Victims of fraud are being let down by the police, according to a damning new report from Her Majesty’s Inspectorate of Constabulary and Fire and Rescue Services (HMICFRS).
HMICFRS warns that ‘inconsistent’ policing across England and Wales is leaving members of the public at risk of scams. However, the report acknowledges that police forces have a number of competing priorities.
HM Inspector Matt Parr says: “One officer told us that fraud does not ‘bang, bleed or shout’ and, as a result, it is not considered a priority. Nonetheless, people are more likely to be victims of fraud than any other crime.”
He continues: “The current model of local investigations supported by national functions is the right one. But processes need to be much more efficient, and performance must be managed to provide the best possible service that available resources will allow.
"We did find examples of local investigators providing victims with excellent service, but they are hampered by the lack of government or national policing strategies for tackling fraud.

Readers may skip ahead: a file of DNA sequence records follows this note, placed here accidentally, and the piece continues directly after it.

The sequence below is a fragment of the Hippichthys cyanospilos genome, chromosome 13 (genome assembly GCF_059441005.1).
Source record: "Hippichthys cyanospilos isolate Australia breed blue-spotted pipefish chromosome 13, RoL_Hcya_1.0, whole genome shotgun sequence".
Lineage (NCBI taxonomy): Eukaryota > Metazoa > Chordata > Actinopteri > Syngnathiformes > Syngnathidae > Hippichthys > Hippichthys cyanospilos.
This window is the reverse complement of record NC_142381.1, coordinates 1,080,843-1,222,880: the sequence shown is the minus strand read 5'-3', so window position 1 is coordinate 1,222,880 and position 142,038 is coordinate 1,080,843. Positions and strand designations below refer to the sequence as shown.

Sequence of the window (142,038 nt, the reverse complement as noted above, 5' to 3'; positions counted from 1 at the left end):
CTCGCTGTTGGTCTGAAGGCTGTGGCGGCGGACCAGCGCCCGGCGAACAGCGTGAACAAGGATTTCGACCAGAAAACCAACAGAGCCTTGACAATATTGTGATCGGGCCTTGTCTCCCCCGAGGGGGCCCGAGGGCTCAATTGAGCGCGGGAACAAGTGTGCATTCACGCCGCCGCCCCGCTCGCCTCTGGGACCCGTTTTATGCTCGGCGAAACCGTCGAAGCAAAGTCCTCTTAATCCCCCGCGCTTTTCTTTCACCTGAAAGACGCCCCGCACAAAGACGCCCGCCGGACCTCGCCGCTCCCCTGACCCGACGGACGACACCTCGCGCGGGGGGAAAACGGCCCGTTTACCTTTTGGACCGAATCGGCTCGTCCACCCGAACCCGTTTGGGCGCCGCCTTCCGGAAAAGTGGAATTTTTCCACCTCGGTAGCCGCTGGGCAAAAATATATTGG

"This has profound implications in how forces understand roles and responsibilities, how the public is protected from fraud and how victims of fraud are treated by police forces.”
Of the 11 police forces inspected only four were able to provide evidence of the demand placed on them by fraud. Staff often felt it was their duty to reduce demand on the force, with cases being dropped despite strong evidence for the crime.
Mr Parr adds: “While we acknowledge the pressures on the police service, this simply cannot be acceptable. So we are calling on the police service to make a choice.
"Either continue with the current inconsistent approach, which puts members of the public at a high risk of becoming victims of crime or look at ways to improve that will start to make a difference.”
In particular the report says forces need stronger strategic leadership to tackle fraud, without which fraudsters will continue to act with impunity and victims will feel increasingly disillusioned.
Commenting on the report, Gareth Shaw, head of money at Which? says: “Fraud can have long-lasting and devastating consequences for victims, so it should be a top priority for the government and authorities – but our research has shown that fewer than one in 20 cases reported to Action Fraud is being solved.
"Too often, victims are left feeling abandoned and confused as investigations drag on with little sign of progress.
“To show they are serious about winning the battle against increasingly sophisticated fraudsters, the government, police and banking industry must establish a more coordinated approach and make scams a top priority.”